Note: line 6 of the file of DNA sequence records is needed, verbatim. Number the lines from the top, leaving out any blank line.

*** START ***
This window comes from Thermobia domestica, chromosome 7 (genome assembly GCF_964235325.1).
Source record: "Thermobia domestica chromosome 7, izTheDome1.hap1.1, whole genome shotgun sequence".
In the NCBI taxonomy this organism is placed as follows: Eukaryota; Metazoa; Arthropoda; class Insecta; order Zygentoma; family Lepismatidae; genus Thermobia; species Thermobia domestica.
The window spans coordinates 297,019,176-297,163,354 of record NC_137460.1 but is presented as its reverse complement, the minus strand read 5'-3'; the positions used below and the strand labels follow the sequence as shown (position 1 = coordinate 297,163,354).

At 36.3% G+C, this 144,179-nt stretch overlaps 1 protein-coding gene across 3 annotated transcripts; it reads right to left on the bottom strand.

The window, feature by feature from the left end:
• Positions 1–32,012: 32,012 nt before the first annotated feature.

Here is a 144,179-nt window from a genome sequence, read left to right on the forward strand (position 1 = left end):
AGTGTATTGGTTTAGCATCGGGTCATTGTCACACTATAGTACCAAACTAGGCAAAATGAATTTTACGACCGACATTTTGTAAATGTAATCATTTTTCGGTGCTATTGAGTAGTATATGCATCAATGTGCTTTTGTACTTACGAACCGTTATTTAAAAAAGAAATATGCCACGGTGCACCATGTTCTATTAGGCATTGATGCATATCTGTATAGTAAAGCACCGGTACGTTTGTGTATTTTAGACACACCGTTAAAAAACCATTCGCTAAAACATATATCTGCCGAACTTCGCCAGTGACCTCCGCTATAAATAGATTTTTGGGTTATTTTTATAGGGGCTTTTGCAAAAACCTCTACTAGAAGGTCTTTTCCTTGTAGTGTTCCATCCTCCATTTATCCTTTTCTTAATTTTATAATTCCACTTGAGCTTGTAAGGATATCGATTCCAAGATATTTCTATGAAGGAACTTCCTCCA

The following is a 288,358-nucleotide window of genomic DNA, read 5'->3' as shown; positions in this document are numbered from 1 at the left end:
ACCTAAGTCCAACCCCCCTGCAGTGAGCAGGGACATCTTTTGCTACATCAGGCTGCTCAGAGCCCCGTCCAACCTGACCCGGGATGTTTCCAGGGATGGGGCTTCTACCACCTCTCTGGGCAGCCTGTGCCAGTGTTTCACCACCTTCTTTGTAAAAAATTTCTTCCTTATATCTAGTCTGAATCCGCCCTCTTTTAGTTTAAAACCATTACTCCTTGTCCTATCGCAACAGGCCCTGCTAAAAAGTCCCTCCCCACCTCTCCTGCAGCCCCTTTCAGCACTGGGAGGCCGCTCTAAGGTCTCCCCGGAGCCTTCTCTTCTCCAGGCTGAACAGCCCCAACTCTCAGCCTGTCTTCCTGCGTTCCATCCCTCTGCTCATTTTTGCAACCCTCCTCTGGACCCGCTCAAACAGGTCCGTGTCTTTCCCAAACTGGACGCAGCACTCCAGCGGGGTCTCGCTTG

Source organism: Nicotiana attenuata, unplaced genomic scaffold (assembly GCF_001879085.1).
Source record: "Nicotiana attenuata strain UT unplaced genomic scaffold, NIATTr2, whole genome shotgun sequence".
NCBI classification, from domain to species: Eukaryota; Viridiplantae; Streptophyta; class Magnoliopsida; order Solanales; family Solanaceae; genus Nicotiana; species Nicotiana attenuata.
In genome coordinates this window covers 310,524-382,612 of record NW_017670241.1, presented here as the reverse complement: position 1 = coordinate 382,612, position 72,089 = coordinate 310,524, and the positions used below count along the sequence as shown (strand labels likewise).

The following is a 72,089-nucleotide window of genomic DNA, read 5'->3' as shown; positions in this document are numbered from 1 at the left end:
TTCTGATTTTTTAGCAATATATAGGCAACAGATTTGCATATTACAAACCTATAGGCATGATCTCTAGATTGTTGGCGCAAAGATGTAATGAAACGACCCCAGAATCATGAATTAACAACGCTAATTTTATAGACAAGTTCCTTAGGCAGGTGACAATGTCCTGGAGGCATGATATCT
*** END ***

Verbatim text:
The window, feature by feature from the left end: